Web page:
With the massive influx of data came more significant security threats. Garcia noted a few of the steps the team took to prevent hackers from gaining access:
- Educating all employees on security awareness
- Constant patch management
- Restricting downloads and access to unauthorized sites and applications on company-owned devices
- Multi-factor authorization
- Tracking their company-owned devices with behavior analytics
Garcia has also been able to leverage his business education throughout the pandemic in other areas:
The support for these new initiatives all came from in-house, so Garcia’s team of 250+ employees all played a major role in handling the pandemic data and technology changes. They were divided into multiple discipline teams to leverage each employees’ skills and talents.
The data they collected also helped other hospital leaders manage their teams, removing and redeploying medical staff to different areas of the hospital as numbers of on-sight employees fluctuated due to the virus.
Garcia’s department budget was hit hard during the pandemic. With no revenue coming in as appointments and elective surgeries were cancelled, Jackson experienced around a $25 million deficit monthly.
Decisions had to be made about which projects and existing implementations to freeze. Many employees had great ideas, but priorities got tackled first. They learned to leverage and improve their current tools to repurpose them.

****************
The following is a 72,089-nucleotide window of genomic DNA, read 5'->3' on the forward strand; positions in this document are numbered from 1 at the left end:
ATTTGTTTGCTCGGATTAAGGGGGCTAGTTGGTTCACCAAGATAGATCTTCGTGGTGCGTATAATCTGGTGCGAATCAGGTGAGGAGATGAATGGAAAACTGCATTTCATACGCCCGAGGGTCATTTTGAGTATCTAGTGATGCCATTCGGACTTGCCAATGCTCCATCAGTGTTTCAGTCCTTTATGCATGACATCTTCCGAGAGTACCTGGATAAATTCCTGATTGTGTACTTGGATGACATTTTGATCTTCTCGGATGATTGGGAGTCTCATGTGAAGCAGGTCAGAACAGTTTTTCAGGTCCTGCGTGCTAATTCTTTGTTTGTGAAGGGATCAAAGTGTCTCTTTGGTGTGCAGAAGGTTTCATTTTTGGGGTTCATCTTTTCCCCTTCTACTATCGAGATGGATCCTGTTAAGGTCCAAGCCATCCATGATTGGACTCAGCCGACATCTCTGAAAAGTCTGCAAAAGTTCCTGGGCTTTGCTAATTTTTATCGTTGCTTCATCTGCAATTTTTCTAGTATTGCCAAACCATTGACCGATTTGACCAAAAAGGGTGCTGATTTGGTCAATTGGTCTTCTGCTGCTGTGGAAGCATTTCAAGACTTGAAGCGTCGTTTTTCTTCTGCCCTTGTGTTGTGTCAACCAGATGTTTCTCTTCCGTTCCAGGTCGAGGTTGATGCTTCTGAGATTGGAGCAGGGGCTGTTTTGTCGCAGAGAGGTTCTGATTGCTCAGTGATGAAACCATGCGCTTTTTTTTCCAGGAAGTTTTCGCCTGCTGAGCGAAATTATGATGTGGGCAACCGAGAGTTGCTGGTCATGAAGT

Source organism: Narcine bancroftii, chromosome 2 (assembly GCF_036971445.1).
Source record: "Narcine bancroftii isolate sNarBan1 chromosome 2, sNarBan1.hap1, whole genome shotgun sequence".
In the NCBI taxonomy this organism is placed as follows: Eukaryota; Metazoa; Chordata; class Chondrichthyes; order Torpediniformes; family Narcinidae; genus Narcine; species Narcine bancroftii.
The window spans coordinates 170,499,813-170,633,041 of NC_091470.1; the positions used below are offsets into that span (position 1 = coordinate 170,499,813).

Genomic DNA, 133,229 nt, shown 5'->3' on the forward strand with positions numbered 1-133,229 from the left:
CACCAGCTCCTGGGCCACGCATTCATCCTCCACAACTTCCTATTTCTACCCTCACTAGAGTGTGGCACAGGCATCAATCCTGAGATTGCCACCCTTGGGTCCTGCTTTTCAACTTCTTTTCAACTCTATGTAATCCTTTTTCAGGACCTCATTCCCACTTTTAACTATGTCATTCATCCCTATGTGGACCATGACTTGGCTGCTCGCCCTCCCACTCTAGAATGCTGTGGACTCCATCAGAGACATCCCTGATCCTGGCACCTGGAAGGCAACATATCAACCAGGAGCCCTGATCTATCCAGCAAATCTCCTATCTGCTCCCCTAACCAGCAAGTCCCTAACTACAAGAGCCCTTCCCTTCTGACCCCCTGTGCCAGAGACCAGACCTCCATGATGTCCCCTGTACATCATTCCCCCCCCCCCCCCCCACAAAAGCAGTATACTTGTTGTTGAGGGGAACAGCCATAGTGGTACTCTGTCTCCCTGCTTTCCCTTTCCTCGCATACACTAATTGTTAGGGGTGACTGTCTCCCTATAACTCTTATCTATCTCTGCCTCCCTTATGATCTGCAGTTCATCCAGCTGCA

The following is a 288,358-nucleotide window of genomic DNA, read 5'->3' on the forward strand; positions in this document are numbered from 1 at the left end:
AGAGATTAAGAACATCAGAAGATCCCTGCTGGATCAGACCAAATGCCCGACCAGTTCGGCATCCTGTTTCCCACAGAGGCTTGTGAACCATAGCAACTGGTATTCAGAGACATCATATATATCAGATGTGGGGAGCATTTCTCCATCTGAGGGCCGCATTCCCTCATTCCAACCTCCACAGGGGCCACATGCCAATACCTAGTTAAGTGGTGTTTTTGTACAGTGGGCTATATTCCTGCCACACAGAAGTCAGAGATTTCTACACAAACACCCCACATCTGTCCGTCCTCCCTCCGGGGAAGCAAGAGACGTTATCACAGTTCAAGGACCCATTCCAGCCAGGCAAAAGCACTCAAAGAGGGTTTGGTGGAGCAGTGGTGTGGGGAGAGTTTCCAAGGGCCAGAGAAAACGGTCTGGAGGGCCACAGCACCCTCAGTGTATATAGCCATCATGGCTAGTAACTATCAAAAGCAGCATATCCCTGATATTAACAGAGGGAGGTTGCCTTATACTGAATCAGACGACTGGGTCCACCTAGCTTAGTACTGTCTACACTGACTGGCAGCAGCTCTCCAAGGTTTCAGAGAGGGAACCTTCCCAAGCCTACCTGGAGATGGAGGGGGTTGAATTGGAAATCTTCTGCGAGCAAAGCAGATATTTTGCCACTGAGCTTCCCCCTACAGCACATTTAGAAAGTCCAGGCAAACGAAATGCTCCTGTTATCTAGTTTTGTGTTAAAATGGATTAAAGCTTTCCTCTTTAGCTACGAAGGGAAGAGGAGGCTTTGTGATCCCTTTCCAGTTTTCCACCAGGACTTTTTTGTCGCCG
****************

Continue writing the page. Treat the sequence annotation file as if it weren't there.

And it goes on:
3. Future initiatives
When it comes to the onslaught of technological changes, Garcia says that going forward, they plan to keep and continue implementing their new applications. Jackson always has patients that are in isolation, and now they are better prepared for future pandemics.
He hopes that the Jackson Health System will continue to play a vital role in the pandemic as clinical trials for a vaccine begin, as they collect and share data on what they’re giving their patients. They will continue further developing contact tracing into their new systems.
Impact Powered by Technology
The effects of COVID-19 are still being felt dramatically in Florida. With the many challenges the Jackson Health System faced, Garcia attributes the MSIS program's relevancy to playing a significant role in developing and managing health data applications and tools today.
You can watch Garcia’s keynote presentation on Zoom.
To learn more about the Master of Science in Information Systems program at FIU Business, you can attend an information session or request more information.